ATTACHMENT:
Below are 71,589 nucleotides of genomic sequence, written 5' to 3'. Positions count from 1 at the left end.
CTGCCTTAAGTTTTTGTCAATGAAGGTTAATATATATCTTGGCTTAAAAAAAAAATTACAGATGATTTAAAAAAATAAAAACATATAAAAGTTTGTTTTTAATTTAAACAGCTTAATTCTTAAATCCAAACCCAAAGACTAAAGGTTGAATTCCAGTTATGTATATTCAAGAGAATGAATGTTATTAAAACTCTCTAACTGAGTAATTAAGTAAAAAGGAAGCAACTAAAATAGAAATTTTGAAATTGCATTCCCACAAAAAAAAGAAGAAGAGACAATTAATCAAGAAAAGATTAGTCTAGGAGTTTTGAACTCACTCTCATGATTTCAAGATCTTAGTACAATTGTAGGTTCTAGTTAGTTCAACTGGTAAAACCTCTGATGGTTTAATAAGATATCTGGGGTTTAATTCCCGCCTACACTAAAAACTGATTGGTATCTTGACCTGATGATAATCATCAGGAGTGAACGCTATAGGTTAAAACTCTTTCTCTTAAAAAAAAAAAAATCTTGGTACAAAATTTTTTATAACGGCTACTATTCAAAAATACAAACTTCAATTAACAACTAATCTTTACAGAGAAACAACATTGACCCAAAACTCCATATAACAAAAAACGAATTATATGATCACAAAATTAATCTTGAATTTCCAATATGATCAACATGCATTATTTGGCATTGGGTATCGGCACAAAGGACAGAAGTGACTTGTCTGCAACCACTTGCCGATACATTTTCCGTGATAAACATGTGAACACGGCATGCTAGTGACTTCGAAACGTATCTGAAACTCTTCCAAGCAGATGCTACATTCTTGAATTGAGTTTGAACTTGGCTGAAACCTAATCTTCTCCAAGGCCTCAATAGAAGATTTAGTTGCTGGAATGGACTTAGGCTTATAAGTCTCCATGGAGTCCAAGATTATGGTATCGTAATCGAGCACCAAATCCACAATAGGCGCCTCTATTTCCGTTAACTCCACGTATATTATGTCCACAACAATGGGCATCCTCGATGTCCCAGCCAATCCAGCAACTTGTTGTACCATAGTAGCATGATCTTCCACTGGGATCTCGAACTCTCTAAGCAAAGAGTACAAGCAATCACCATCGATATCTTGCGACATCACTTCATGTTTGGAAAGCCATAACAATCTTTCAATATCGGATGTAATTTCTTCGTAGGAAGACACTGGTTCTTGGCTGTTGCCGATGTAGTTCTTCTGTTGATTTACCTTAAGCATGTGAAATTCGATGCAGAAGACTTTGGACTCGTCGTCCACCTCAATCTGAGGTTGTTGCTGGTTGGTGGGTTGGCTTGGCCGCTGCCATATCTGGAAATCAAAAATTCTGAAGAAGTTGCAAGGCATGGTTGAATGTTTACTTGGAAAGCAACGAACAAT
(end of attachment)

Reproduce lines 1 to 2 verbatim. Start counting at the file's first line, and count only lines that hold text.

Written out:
Below are 71,589 nucleotides of genomic sequence, written 5' to 3'. Positions count from 1 at the left end.
CTGCCTTAAGTTTTTGTCAATGAAGGTTAATATATATCTTGGCTTAAAAAAAAAATTACAGATGATTTAAAAAAATAAAAACATATAAAAGTTTGTTTTTAATTTAAACAGCTTAATTCTTAAATCCAAACCCAAAGACTAAAGGTTGAATTCCAGTTATGTATATTCAAGAGAATGAATGTTATTAAAACTCTCTAACTGAGTAATTAAGTAAAAAGGAAGCAACTAAAATAGAAATTTTGAAATTGCATTCCCACAAAAAAAAGAAGAAGAGACAATTAATCAAGAAAAGATTAGTCTAGGAGTTTTGAACTCACTCTCATGATTTCAAGATCTTAGTACAATTGTAGGTTCTAGTTAGTTCAACTGGTAAAACCTCTGATGGTTTAATAAGATATCTGGGGTTTAATTCCCGCCTACACTAAAAACTGATTGGTATCTTGACCTGATGATAATCATCAGGAGTGAACGCTATAGGTTAAAACTCTTTCTCTTAAAAAAAAAAAAATCTTGGTACAAAATTTTTTATAACGGCTACTATTCAAAAATACAAACTTCAATTAACAACTAATCTTTACAGAGAAACAACATTGACCCAAAACTCCATATAACAAAAAACGAATTATATGATCACAAAATTAATCTTGAATTTCCAATATGATCAACATGCATTATTTGGCATTGGGTATCGGCACAAAGGACAGAAGTGACTTGTCTGCAACCACTTGCCGATACATTTTCCGTGATAAACATGTGAACACGGCATGCTAGTGACTTCGAAACGTATCTGAAACTCTTCCAAGCAGATGCTACATTCTTGAATTGAGTTTGAACTTGGCTGAAACCTAATCTTCTCCAAGGCCTCAATAGAAGATTTAGTTGCTGGAATGGACTTAGGCTTATAAGTCTCCATGGAGTCCAAGATTATGGTATCGTAATCGAGCACCAAATCCACAATAGGCGCCTCTATTTCCGTTAACTCCACGTATATTATGTCCACAACAATGGGCATCCTCGATGTCCCAGCCAATCCAGCAACTTGTTGTACCATAGTAGCATGATCTTCCACTGGGATCTCGAACTCTCTAAGCAAAGAGTACAAGCAATCACCATCGATATCTTGCGACATCACTTCATGTTTGGAAAGCCATAACAATCTTTCAATATCGGATGTAATTTCTTCGTAGGAAGACACTGGTTCTTGGCTGTTGCCGATGTAGTTCTTCTGTTGATTTACCTTAAGCATGTGAAATTCGATGCAGAAGACTTTGGACTCGTCGTCCACCTCAATCTGAGGTTGTTGCTGGTTGGTGGGTTGGCTTGGCCGCTGCCATATCTGGAAATCAAAAATTCTGAAGAAGTTGCAAGGCATGGTTGAATGTTTACTTGGAAAGCAACGAACAAT